A month or so ago was the first time I ever heard of the lambs of Bethlehem. Apparently, the lambs that were sacrificed on a daily basis in Jerusalem were born and raised in Bethlehem. Consider the following excerpts:
Migdal Eder, the Tower of the Flock, was the place where lambs destined for the Temple were born and raised. Every firstborn male lamb from the area around Bethlehem was considered holy, set aside for sacrifice in Jerusalem.
Although obscure and often overlooked, Micah [Micah 4:8] disclosed that the Messiah, who embodied the hope of the Kingdom of Israel, "was to be revealed from Migdal Eder - 'the Tower of the Flock'." Close by where the shepherds were camped that night, in the northern part of Bethlehem on the road to Jerusalem (less than an hour's journey by foot), was the tower known as Migdal Eder, the "watch-tower of the flock." This was the station where shepherds brought their flocks destined for sacrifices in the Temple. For animals found as far from Jerusalem to the north of Bethlehem and within that circuit on every side, the males were offered as burnt-offerings, the females as peace-offerings.
Once birthed, the priestly shepherds would routinely place two lambs in the double-hewn depression of a limestone rock known as "the manger" and "wrap the newborn lambs in swaddling clothes," preventing them from thrashing about and harming themselves "until they had calmed down" so they could be inspected for the quality of being "without spot or blemish"
The second article goes on to explain that the language in Luke 2 that says "in a manger" should have been translated "in the manger". And further: When the angelic announcement came, they knew exactly where to go, as Luke 2 indicates, for the sign of the manger could only mean the manger at the base of the Tower of the Flock.
Well, after digesting this information, I thought this year's Christmas poem would sort of head in this general direction.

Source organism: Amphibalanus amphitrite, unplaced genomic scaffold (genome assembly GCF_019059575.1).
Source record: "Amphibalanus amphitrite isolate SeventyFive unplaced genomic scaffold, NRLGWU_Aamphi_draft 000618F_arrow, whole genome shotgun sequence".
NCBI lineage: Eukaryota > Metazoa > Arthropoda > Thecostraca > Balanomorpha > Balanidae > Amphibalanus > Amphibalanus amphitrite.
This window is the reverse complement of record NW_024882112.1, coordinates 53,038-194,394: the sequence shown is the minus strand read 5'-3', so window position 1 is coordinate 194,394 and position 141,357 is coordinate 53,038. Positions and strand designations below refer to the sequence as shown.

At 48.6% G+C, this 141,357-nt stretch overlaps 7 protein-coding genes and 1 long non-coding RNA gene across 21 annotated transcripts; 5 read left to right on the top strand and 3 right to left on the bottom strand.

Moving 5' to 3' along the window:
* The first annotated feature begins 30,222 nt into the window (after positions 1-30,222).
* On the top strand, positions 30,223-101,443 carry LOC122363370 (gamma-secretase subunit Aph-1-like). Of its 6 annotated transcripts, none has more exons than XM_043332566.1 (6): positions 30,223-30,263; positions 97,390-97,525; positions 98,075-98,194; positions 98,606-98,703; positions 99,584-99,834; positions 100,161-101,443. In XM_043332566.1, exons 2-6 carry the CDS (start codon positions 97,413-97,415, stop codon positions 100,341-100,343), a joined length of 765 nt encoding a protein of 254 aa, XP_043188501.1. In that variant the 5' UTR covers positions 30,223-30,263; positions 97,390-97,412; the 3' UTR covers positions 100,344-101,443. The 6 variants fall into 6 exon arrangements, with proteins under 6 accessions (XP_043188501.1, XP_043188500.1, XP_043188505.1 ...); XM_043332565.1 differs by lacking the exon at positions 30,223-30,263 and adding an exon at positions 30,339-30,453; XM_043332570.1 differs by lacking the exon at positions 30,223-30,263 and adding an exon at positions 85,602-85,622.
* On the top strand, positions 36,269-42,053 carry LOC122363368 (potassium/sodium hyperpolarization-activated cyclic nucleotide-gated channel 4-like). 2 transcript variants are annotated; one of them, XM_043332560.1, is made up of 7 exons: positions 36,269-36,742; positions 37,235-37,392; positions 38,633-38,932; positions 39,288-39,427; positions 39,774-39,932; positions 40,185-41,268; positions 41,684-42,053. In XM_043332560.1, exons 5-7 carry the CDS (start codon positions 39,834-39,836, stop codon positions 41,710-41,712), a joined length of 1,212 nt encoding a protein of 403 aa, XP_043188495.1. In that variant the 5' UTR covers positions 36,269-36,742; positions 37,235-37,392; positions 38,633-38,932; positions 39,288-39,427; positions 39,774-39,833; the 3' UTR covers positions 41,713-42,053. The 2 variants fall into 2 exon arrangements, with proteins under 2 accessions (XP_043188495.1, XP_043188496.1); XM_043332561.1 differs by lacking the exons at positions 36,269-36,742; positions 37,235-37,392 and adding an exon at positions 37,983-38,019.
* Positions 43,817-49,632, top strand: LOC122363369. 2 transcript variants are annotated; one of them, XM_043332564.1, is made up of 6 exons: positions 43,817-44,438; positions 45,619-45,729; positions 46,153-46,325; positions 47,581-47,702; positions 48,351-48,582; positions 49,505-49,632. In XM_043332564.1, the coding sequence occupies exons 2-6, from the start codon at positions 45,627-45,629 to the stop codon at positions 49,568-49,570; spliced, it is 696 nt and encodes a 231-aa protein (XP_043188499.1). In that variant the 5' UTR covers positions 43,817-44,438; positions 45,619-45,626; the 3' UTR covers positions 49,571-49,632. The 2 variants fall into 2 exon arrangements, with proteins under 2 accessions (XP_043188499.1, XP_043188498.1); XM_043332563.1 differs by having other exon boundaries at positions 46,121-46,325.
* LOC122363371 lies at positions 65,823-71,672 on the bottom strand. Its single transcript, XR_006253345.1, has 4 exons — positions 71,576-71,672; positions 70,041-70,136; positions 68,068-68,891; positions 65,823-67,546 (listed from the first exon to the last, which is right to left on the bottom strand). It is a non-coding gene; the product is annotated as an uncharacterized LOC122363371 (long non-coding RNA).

This poem started off being entitled, The Christmas Lamb. Then I changed it to The Lamb of God — before I remembered that I had already written another poem by that name. The image used in this blog is a painting, called Agnus Dei — Latin for Lamb of God.
Last Easter I wrote a poem, The Final Sacrifice, based on the teachings of Ray Vander Laan when he came to town. It was a little shorter than I had intended it to be and I felt that it had missed the mark of what I really wanted to say.
With this Christmas poem, I feel that I came a little closer — but still may have missed it. I'm already thinking of next Easter's poem, possibly calling it, Lamb Selection Day, that will hopefully get to the parallels of Jesus as the Lamb of God.
O Bethlehem, of olden days,
where temple lambs were born and raised;
could these unblemished sheep have grazed
in fields where David played?
Where shepherds, with their pastured flocks,
try keeping them from jutting rocks;
protecting them from wolves and hawks —
or bear like David slayed.
Once born, selected from the rest —
whose coats and features were the best;
the lambs were swaddled tightly, lest
an injury caused scars.
These year-old lambs from Bethlehem
on altars in Jerusalem;
the blood of every one of them
was spilled instead of ours.
Behold, God's plan was unconcealed
to awe-struck shepherds in the field:
the promised Lamb of God revealed
and in the manger lay.
This swaddled babe was born divine —
for he'd change water into wine
and raise the dead and heal the blind
and save the world one day.
Those sacrificial laws are done!
The final sacrifice has come;
the Lamb of God — his only son
was born for you and I.
From Nazareth to Galilee,
from manger to Gethsemane,
from Bethlehem to Calvary —
this Lamb was born to die.